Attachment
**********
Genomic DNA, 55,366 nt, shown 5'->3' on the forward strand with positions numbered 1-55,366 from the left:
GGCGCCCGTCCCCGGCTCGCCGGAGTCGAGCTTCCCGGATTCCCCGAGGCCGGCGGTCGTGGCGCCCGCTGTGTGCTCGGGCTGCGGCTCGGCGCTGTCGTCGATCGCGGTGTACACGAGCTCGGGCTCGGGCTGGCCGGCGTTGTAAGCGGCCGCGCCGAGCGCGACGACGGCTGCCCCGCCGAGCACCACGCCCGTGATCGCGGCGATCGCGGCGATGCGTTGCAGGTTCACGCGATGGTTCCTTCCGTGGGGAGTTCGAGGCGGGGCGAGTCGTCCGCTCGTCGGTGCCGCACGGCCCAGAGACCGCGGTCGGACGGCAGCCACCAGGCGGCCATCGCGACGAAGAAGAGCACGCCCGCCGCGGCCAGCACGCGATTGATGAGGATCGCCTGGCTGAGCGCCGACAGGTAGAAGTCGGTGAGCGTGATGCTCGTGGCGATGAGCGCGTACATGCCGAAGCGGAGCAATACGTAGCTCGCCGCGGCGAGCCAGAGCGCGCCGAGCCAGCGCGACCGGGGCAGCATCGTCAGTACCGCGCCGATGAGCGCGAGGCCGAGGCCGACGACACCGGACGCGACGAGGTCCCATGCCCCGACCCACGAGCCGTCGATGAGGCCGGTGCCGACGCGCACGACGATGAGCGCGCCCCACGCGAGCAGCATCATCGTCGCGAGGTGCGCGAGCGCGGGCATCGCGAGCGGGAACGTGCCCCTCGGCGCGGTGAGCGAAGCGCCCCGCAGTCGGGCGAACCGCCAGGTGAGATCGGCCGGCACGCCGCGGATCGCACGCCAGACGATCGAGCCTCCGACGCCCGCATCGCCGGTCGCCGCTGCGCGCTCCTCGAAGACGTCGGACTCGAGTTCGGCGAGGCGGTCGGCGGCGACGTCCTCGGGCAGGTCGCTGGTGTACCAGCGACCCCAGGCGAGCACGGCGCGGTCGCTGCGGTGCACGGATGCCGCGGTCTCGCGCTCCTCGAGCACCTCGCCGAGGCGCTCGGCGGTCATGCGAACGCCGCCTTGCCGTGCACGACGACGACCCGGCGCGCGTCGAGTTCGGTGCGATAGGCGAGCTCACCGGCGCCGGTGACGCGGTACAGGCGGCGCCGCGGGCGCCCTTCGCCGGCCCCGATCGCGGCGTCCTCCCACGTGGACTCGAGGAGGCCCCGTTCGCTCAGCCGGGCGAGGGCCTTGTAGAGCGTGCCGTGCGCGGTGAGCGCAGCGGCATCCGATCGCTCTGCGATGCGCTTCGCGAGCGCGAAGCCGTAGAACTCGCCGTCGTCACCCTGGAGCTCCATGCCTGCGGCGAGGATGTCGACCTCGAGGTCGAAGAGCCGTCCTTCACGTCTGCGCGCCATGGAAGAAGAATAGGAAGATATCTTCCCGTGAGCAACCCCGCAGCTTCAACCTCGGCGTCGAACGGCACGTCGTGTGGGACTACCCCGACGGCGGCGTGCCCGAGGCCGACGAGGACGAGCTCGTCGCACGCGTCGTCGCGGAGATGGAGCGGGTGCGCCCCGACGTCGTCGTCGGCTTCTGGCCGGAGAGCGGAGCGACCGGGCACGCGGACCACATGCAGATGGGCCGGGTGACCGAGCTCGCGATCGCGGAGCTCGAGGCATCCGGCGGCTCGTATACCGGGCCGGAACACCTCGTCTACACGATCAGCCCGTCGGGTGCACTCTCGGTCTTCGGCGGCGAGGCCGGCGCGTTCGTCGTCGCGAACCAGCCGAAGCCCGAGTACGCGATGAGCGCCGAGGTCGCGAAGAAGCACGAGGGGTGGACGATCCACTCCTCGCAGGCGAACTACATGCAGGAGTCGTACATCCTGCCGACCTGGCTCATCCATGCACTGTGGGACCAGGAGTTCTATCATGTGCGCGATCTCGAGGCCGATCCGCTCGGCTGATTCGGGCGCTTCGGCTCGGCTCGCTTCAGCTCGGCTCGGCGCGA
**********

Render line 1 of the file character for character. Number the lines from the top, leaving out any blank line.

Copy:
Genomic DNA, 55,366 nt, shown 5'->3' on the forward strand with positions numbered 1-55,366 from the left: